Harvard | Mr. The Builder
GMAT 740, GPA 4.0
Darden | Mr. Program Manager
GRE 324, GPA 3.74
Harvard | Mr. Consulting To Emerging Markets Banking
GRE 130, GPA 3.6 equivalent
Berkeley Haas | Mr. Biz Human Rights
GRE 710, GPA 8/10
Harvard | Mr. Comeback Kid
GMAT 770, GPA 2.8
Stanford GSB | Mr. Greek Taverna
GMAT 730, GPA 7.03/10
Harvard | Ms. Biotech Ops
GMAT 770, GPA 3.53
NYU Stern | Mr. Development
GMAT 690, GPA 2.5
Chicago Booth | Mr. Energy Operations
GRE 330, GPA 3.85
Harvard | Mr. Big 4 To Healthcare Reformer
GRE 338, GPA 4.0 (1st Class Honours - UK - Deans List)
Wharton | Mr. Steelmaker To Consultant
GMAT 760, GPA 3.04/4.0
Chicago Booth | Mr. Overrepresented Indian Engineer
GMAT 740, GPA 8.78/10
Duke Fuqua | Mr. Indian Quant
GMAT 745, GPA 9.6 out of 10
Stanford GSB | Mr. Food & Education Entrepreneur
GMAT 720, GPA 4.0
Harvard | Mr. Standard Military
GMAT 700, GPA 3.74
Harvard | Ms. Gay Engineer
GMAT 730, GPA 3.6
Harvard | Mr. International Oil
GMAT 710, GPA 3.7
Harvard | Mr. Lieutenant To Consultant
GMAT 760, GPA 3.7
Duke Fuqua | Mr. IB Back Office To Front Office/Consulting
GMAT 640, GPA 2.8
Tuck | Mr. Infantry Officer To MBA
GRE 314, GPA 3.4
Rice Business | Mr. Future Energy Consultant
GRE Received a GRE Waiver, GPA 3.3
Berkeley Haas | Mr. Campaigns To Business
GMAT 750, GPA 3.19
MIT Sloan | Mr. Special Forces
GMAT 720, GPA 3.82
Columbia | Mr. Fingers Crossed
GMAT 730, GPA 3.2
Harvard | Ms. Egyptian Heritage
GRE 320, GPA 3.7
Harvard | Mr. Investor & Operator (2+2)
GMAT 720, GPA 3.85
Harvard | Ms. Harvard Hopeful
GMAT 750, GPA 3.7

More Female MBAs, But Still A Long Way To Go

women

Business schools are doing a better job of recruiting and enrolling more female MBA students, but they have a long way to go.

That’s one unmistakable conclusion from the latest gender-specific data published by The Financial Times in its recently published Global MBA ranking. Among the top 100-ranked schools, 19 now have female student numbers over 40%. This figure has almost doubled from just 10 schools last year; 31 schools have female faculty rates above 30%, which is an increase of eight schools from last year.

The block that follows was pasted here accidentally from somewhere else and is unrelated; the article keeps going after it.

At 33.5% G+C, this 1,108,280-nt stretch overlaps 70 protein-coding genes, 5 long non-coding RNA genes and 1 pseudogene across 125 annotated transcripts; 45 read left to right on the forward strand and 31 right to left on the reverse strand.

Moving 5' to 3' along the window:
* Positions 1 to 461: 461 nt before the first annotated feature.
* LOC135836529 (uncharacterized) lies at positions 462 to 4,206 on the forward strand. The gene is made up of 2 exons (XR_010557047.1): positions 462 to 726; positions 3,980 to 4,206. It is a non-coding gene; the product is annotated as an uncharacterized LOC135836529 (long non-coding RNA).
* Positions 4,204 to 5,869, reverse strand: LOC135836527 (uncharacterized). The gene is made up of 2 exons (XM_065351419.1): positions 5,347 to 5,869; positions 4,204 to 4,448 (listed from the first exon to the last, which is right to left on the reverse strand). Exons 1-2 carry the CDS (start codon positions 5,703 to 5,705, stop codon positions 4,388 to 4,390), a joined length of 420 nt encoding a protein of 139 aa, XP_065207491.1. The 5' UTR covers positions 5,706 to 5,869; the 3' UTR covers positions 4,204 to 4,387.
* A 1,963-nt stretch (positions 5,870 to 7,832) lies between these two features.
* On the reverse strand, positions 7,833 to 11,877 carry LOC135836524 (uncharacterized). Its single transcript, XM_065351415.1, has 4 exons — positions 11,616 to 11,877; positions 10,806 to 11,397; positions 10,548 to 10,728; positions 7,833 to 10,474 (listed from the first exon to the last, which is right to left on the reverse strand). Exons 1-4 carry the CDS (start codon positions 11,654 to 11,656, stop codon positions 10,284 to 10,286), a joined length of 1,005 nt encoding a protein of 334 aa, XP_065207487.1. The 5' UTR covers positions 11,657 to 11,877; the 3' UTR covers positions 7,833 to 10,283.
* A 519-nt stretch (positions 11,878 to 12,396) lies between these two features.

A number of schools have made considerable improvements in all three areas, female students, faculty and board members. These schools are:

ODDLY, THE TOP-RANKED SCHOOLS ARE FALLING BEHIND

However it is the top-ranked schools, those that have the most influence and prestige for students, that are falling behind.

In our sample of the top 13 business schools, about half (six) have female student representation over 40%, with the University of Pennsylvania’s Wharton School and Northwestern University’s Kellogg School of Management both leading at 43%. Only one school has student numbers below 30%. The school that fares worst in this measure is Spain’s IE Business School, with a low rate of just 29% female students.

Across these same schools, only the IE Business School has female faculty numbers above 30%. In fact, almost half of the top 13 schools still have female faculty numbers below 20%. These schools still have not fathomed the importance of gender balance at the front of the classroom.

So, how have things progressed in comparison to where these 13* schools were last year?

The figures above indicate there has been a positive movement towards achieving a more representative female student community over the last year.

Business schools are waking up to the fact they need more women in all areas of their institutions. Focusing on increasing female student numbers is the first step.